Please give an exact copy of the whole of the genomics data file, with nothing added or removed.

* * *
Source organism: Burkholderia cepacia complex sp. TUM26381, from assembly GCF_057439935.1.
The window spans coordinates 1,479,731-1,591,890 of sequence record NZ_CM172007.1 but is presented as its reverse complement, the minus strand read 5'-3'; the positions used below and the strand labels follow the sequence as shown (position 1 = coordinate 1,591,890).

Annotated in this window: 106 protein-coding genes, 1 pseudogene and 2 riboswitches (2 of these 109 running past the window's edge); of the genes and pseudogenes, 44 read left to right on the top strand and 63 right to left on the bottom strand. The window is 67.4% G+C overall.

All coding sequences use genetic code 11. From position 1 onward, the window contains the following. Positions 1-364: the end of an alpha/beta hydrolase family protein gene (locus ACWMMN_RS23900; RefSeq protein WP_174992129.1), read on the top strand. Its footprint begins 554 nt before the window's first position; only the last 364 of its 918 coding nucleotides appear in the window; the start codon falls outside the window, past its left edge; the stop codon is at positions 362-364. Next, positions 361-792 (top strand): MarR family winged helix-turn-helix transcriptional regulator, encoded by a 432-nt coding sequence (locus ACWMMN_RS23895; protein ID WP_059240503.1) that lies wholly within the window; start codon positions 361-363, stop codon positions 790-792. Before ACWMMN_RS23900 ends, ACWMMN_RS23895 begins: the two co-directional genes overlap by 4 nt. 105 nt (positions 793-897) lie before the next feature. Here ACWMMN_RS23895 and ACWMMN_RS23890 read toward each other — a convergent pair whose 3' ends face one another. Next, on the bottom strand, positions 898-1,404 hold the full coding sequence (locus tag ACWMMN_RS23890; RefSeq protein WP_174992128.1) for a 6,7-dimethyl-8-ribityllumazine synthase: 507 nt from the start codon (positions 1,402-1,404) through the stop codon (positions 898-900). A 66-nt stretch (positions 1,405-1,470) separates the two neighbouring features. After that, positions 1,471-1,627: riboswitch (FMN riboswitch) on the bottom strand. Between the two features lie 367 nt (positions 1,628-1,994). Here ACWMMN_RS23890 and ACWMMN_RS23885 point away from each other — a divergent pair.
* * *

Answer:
Source organism: Burkholderia cepacia complex sp. TUM26381, from assembly GCF_057439935.1.
The window spans coordinates 1,479,731-1,591,890 of sequence record NZ_CM172007.1 but is presented as its reverse complement, the minus strand read 5'-3'; the positions used below and the strand labels follow the sequence as shown (position 1 = coordinate 1,591,890).

Annotated in this window: 106 protein-coding genes, 1 pseudogene and 2 riboswitches (2 of these 109 running past the window's edge); of the genes and pseudogenes, 44 read left to right on the top strand and 63 right to left on the bottom strand. The window is 67.4% G+C overall.

All coding sequences use genetic code 11. From position 1 onward, the window contains the following. Positions 1-364: the end of an alpha/beta hydrolase family protein gene (locus ACWMMN_RS23900; RefSeq protein WP_174992129.1), read on the top strand. Its footprint begins 554 nt before the window's first position; only the last 364 of its 918 coding nucleotides appear in the window; the start codon falls outside the window, past its left edge; the stop codon is at positions 362-364. Next, positions 361-792 (top strand): MarR family winged helix-turn-helix transcriptional regulator, encoded by a 432-nt coding sequence (locus ACWMMN_RS23895; protein ID WP_059240503.1) that lies wholly within the window; start codon positions 361-363, stop codon positions 790-792. Before ACWMMN_RS23900 ends, ACWMMN_RS23895 begins: the two co-directional genes overlap by 4 nt. 105 nt (positions 793-897) lie before the next feature. Here ACWMMN_RS23895 and ACWMMN_RS23890 read toward each other — a convergent pair whose 3' ends face one another. Next, on the bottom strand, positions 898-1,404 hold the full coding sequence (locus tag ACWMMN_RS23890; RefSeq protein WP_174992128.1) for a 6,7-dimethyl-8-ribityllumazine synthase: 507 nt from the start codon (positions 1,402-1,404) through the stop codon (positions 898-900). A 66-nt stretch (positions 1,405-1,470) separates the two neighbouring features. After that, positions 1,471-1,627: riboswitch (FMN riboswitch) on the bottom strand. Between the two features lie 367 nt (positions 1,628-1,994). Here ACWMMN_RS23890 and ACWMMN_RS23885 point away from each other — a divergent pair.